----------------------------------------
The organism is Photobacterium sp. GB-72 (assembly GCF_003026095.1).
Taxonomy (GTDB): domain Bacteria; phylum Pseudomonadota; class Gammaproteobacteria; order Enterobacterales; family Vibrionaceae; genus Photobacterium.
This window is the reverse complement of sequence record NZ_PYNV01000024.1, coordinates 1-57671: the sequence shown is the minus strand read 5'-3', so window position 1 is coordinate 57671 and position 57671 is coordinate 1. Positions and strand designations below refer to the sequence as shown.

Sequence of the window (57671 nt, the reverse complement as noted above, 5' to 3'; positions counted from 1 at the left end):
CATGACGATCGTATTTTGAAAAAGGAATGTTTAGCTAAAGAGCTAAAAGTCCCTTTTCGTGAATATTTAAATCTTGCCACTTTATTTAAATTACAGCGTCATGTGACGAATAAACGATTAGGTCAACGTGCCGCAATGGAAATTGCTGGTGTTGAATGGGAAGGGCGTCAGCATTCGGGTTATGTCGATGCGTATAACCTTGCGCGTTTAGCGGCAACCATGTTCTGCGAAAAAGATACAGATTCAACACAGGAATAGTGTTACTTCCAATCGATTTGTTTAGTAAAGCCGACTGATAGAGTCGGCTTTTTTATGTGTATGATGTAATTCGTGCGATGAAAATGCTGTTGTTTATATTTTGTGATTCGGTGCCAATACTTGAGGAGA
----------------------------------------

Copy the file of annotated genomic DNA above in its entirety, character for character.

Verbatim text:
The organism is Photobacterium sp. GB-72 (assembly GCF_003026095.1).
Taxonomy (GTDB): domain Bacteria; phylum Pseudomonadota; class Gammaproteobacteria; order Enterobacterales; family Vibrionaceae; genus Photobacterium.
This window is the reverse complement of sequence record NZ_PYNV01000024.1, coordinates 1-57671: the sequence shown is the minus strand read 5'-3', so window position 1 is coordinate 57671 and position 57671 is coordinate 1. Positions and strand designations below refer to the sequence as shown.

Sequence of the window (57671 nt, the reverse complement as noted above, 5' to 3'; positions counted from 1 at the left end):
CATGACGATCGTATTTTGAAAAAGGAATGTTTAGCTAAAGAGCTAAAAGTCCCTTTTCGTGAATATTTAAATCTTGCCACTTTATTTAAATTACAGCGTCATGTGACGAATAAACGATTAGGTCAACGTGCCGCAATGGAAATTGCTGGTGTTGAATGGGAAGGGCGTCAGCATTCGGGTTATGTCGATGCGTATAACCTTGCGCGTTTAGCGGCAACCATGTTCTGCGAAAAAGATACAGATTCAACACAGGAATAGTGTTACTTCCAATCGATTTGTTTAGTAAAGCCGACTGATAGAGTCGGCTTTTTTATGTGTATGATGTAATTCGTGCGATGAAAATGCTGTTGTTTATATTTTGTGATTCGGTGCCAATACTTGAGGAGA